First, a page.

Zimbabwe’s tour to Pakistan, the first Test playing team to visit the country since a deadly terrorist attack on the Sri Lankan team in 2009, is the foundation of what could be a watershed moment for the future of cricket in Pakistan. That watershed might take some time to arrive, but so far, so good. By ANTOINETTE MULLER.
After six long years, cricket has come home to Pakistan. Six agonising years after the Sri Lankan team bus was attacked by terrorists and international cricket had no place in Pakistan. After the team was forced to relocate to the United Arab Emirates, their fans were deprived of watching their players on home soil. The noise of the crowd, the swell of jubilation as the team edges towards victory, and the sheer euphoria of watching from the stands as your team triumphs, is something many cricket fans in Pakistan used to know. And then they missed out. Until now, that is.
Zimbabwe arrived in Pakistan last week, and have completed three matches thus far. They won both T20s and were going strong in the first ODI at the time of writing on Tuesday. It has been like cricket never left, with packed and enthusiastic crowds doing their best to make their guests feel welcome. South Africans will know this feeling well. When all you hear about your country is bad news, you often want to try to do the best you can to convince people that everything is all right, despite the glaring evidence suggesting otherwise.
As recently as this month, there was a terrorist attack in Karachi which killed 43 people. But Karachi is a world away from Lahore, where Zimbabwe is venturing, but not so far away that anyone can forget the deadly attack which brought a halt to international cricket in the country. It happened in a posh suburb, in broad daylight in Lahore. In the last decade, it is estimated that as many as 70,000 people have died due to terror attacks in the country, but the situation is improving, some say. Militant groups continue to choose soft targets, an unguarded bus. Major fortifications and security overhauls have been undertaken in government buildings, cantonment areas, mosques, markets, schools, and other public places, according to a piece in Quartz.
This is why Zimbabwe’s tour is important, because a completely safe tour will prove that Pakistan has some security nous in dealing with obvious threats. It’s still figuring out how to deal with the defenceless commuters, but the country is taking steps in the right direction.
Cricket might be a small fry when it comes to a global audience on an ordinary day, but this is no ordinary situation. It can be a watershed moment for Pakistan, but it will take some time for nerves to completely settle around safety when visiting.
Zimbabwe’s example is not likely to be followed by many other teams. The team needed 60 police vans and a helicopter to get from the airport to the hotel. The cricketing world held its collective breath, and so far, so good.
The tour almost didn’t happen, though. The Federation of International Cricketers’ Associations advised against it, saying the risk was “unmanageable” according to their assessment, and other reports suggested that the players were uncertain; that the Zimbabwe government had advised against it. But the chairman of Zimbabwe Cricket, Wilson Manase, told Cricinfo on Tuesday that he had taken advice from Zimbabwe’s defence department.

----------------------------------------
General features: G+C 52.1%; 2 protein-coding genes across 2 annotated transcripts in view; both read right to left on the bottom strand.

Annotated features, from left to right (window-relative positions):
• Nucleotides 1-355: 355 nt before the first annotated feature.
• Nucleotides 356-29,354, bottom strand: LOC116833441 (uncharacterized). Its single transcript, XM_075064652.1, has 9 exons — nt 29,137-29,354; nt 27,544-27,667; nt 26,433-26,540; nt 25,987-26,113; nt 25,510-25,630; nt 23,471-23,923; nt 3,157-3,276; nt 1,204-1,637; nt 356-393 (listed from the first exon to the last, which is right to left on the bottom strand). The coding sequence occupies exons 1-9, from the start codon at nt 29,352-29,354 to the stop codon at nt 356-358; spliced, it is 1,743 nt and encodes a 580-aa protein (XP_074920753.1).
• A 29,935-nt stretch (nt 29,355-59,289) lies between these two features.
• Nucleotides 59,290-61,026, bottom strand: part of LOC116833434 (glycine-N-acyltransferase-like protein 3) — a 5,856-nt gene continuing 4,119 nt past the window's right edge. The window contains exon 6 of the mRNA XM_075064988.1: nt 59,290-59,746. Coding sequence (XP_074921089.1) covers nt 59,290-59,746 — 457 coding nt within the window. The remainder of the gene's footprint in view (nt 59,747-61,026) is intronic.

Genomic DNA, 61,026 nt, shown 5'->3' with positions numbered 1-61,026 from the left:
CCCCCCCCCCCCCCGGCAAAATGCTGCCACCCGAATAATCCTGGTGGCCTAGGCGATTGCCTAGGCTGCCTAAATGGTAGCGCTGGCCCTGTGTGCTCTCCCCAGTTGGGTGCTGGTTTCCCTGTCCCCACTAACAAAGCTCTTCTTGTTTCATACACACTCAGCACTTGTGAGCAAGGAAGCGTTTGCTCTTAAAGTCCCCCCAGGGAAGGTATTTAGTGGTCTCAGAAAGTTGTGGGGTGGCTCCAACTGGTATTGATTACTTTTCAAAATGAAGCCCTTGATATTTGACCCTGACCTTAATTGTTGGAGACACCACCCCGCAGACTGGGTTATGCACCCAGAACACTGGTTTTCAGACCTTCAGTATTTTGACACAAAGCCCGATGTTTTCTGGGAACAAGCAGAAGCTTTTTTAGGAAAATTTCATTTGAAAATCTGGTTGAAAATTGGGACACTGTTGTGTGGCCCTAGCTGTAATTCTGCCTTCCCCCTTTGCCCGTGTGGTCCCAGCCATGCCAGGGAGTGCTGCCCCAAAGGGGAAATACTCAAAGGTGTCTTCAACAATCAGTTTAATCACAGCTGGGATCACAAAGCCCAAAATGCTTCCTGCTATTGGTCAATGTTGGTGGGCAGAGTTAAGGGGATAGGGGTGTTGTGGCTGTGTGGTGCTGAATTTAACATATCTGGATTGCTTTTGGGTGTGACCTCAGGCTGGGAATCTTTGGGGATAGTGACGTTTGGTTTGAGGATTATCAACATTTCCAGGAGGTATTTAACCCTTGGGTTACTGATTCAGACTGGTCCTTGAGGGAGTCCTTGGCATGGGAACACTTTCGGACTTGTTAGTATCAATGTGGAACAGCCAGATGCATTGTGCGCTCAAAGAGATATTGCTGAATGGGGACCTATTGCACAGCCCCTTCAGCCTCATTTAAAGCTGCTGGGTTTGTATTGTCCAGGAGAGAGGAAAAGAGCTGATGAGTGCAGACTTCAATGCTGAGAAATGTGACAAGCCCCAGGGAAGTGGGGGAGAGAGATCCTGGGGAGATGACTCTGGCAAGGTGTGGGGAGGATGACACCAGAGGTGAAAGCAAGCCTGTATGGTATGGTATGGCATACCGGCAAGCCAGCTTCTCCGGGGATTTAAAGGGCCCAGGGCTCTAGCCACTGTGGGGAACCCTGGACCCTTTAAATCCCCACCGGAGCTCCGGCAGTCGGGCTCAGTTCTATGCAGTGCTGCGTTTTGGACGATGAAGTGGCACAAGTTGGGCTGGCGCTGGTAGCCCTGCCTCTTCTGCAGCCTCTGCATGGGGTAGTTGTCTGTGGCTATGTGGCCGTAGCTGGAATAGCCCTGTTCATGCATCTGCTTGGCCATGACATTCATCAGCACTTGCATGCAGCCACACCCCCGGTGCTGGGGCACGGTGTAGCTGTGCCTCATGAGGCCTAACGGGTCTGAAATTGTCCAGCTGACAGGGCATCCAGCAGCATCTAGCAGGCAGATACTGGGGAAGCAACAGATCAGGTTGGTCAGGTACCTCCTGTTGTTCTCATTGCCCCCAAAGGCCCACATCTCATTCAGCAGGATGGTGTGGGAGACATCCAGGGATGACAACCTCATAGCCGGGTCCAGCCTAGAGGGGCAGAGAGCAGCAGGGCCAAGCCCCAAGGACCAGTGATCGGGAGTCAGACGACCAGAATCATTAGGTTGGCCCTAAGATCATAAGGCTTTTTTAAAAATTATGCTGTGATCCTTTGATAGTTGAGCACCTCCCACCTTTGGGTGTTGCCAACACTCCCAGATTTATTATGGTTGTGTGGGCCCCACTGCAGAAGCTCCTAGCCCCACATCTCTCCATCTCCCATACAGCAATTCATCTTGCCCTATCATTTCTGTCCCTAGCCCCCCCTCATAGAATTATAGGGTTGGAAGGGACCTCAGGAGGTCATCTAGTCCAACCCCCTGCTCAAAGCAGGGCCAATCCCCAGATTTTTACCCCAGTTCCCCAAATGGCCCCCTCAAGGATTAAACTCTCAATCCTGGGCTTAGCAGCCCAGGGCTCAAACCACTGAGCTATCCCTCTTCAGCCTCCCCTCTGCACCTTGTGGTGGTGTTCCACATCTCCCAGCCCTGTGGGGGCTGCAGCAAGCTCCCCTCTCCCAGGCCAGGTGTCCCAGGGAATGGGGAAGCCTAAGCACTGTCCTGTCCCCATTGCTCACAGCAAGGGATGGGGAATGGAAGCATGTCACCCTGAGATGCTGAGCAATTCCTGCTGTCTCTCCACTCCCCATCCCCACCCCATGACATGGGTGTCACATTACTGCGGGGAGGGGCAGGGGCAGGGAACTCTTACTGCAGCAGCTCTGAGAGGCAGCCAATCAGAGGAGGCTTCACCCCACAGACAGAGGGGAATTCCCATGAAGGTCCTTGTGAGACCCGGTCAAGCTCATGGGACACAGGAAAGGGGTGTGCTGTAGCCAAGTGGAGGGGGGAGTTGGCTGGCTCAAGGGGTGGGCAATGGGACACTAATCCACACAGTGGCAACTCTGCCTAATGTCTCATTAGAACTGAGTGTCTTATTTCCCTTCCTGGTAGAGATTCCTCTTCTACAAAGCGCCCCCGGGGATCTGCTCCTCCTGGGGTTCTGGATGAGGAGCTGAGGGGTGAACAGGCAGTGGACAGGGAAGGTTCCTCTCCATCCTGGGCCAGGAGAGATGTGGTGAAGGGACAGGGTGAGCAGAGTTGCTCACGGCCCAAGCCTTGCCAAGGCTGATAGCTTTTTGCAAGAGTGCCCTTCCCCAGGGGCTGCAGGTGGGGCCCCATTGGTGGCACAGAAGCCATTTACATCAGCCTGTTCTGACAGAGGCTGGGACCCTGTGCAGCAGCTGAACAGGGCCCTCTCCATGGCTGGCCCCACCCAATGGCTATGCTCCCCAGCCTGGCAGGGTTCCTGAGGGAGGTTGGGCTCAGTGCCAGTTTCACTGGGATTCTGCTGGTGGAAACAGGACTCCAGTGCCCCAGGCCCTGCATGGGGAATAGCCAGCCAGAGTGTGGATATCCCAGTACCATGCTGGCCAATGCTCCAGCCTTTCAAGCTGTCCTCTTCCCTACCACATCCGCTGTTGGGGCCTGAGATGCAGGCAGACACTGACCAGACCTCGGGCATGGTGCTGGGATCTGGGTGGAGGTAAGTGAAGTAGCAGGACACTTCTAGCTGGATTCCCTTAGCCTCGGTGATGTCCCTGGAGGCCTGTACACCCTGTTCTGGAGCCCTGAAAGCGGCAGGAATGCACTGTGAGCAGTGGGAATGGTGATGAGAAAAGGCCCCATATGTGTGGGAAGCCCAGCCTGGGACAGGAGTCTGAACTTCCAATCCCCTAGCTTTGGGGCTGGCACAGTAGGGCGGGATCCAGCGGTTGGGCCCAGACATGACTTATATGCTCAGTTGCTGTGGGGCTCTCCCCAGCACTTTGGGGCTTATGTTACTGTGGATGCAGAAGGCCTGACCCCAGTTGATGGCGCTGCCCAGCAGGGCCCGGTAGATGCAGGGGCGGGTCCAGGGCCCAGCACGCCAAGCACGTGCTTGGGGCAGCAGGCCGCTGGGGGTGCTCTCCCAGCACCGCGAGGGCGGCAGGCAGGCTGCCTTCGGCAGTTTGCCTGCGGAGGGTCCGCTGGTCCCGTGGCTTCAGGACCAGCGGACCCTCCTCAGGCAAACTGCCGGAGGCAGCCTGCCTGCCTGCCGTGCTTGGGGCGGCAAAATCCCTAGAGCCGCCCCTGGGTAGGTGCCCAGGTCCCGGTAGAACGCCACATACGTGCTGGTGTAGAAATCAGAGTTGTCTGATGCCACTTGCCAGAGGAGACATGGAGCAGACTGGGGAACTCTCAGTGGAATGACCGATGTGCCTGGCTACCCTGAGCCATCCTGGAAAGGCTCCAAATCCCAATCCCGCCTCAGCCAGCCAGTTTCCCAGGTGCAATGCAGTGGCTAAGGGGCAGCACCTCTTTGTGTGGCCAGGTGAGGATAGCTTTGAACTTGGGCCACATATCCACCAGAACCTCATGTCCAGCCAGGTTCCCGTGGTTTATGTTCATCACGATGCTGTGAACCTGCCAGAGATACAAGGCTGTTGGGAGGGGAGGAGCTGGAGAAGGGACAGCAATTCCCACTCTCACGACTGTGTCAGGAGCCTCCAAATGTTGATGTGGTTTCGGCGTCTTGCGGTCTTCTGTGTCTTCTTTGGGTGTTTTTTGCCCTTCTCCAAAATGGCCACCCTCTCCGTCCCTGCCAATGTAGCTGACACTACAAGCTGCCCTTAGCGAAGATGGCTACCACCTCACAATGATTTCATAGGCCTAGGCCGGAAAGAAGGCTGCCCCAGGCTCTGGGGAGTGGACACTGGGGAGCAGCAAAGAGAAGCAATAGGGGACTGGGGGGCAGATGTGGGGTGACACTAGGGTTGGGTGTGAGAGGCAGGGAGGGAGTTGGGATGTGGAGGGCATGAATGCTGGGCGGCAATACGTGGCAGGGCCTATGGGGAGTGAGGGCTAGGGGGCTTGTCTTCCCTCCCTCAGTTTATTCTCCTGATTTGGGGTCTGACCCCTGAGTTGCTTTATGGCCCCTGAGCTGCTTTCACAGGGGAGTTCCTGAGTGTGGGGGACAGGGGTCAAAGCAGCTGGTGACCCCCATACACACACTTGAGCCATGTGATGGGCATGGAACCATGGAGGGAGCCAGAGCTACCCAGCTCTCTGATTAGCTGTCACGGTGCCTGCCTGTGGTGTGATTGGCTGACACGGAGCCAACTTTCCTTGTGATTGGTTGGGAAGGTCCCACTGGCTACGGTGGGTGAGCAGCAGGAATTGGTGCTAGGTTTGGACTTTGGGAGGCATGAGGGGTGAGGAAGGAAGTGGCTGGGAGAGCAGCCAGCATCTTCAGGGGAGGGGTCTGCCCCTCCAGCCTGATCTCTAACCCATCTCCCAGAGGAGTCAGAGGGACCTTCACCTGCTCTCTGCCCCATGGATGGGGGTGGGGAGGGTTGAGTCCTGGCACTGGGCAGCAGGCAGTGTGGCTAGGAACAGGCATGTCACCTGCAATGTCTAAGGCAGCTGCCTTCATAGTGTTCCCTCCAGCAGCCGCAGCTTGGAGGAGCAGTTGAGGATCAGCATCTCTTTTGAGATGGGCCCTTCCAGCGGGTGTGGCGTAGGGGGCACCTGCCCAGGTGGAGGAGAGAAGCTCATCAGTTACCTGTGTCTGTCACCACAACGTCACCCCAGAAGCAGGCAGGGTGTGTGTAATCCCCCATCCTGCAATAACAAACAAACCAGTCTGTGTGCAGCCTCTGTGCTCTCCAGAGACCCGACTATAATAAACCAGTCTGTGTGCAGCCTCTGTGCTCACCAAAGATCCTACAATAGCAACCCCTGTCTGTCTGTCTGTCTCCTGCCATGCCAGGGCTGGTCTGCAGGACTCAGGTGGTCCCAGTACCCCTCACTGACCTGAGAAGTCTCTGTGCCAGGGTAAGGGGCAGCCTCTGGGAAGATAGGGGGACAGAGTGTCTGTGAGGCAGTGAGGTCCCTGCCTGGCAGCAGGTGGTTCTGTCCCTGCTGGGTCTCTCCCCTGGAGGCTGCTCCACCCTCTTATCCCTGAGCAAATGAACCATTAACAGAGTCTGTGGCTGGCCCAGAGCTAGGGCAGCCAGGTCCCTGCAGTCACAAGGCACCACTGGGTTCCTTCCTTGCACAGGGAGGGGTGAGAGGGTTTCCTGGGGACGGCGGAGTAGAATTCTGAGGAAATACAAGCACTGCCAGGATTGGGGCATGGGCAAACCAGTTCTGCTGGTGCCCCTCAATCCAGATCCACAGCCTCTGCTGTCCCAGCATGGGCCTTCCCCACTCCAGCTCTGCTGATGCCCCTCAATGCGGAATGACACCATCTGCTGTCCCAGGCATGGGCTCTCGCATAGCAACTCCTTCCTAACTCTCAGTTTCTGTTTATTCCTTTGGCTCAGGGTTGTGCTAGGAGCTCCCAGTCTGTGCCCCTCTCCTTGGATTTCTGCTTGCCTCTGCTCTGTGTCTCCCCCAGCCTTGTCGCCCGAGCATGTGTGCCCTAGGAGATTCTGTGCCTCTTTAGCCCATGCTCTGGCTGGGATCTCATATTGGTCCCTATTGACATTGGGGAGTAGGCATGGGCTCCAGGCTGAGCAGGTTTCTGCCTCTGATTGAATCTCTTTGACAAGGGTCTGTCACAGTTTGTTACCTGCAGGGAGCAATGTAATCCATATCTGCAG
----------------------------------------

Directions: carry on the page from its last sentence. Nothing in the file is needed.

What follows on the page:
“SRC consulted with the Ministry of Foreign Affairs and someone there said it might not be safe to visit Pakistan, particularly after the Karachi incident, but Karachi is different from Lahore,” Manase told ESPN Cricinfo. “I tried to see the officials in SRC and they kept on saying that they are busy, and time was obviously short for us as well, as we had only two days to go before the team departs.
“So what I did was to consult with the relevant authorities in government, the defence forces – they have got the intelligence, they are the people who know what the situation is, and they have given a go-ahead from that area. They told me it’s safe to go. Also, the team that came here to look at the situation gave a clearance and then I took the decision.”
Manase urged the rest of the cricket playing world to follow suit and insisted that he would be briefing the Test playing nations at an upcoming ICC meeting that Pakistan is safe to tour.
“For the nations who remain skeptical, they should have sent some delegation to come and be part of this event and watch what is happening in Pakistan. That would have given them confidence. But wherever they are, I believe they are watching. They are watching that the grounds are so full, they are watching the security given by the government and have understood Pakistan has the capacity to take any measures for the visiting team. I will brief them in the upcoming ICC meeting in Barbados.”
The reality is that Manase’s words might not register with many, if any, other Test playing nations. Fica’s strong warning is likely to hold far more water when it comes to countries it represents venturing to Pakistan. For the time being, Pakistan will simply savour the occasion and the joy which has been taken from them for so long. DM
Photo: Pakistani players celebrate the dismissal of Zimbabwe captain E Chigumbura (not in picture) during the first one Day International (ODI) match between Pakistan and Zimbabwe at the Gaddafi Cricket Stadium in Lahore, Pakistan, 26 May 2015. EPA/RAHAT DAR
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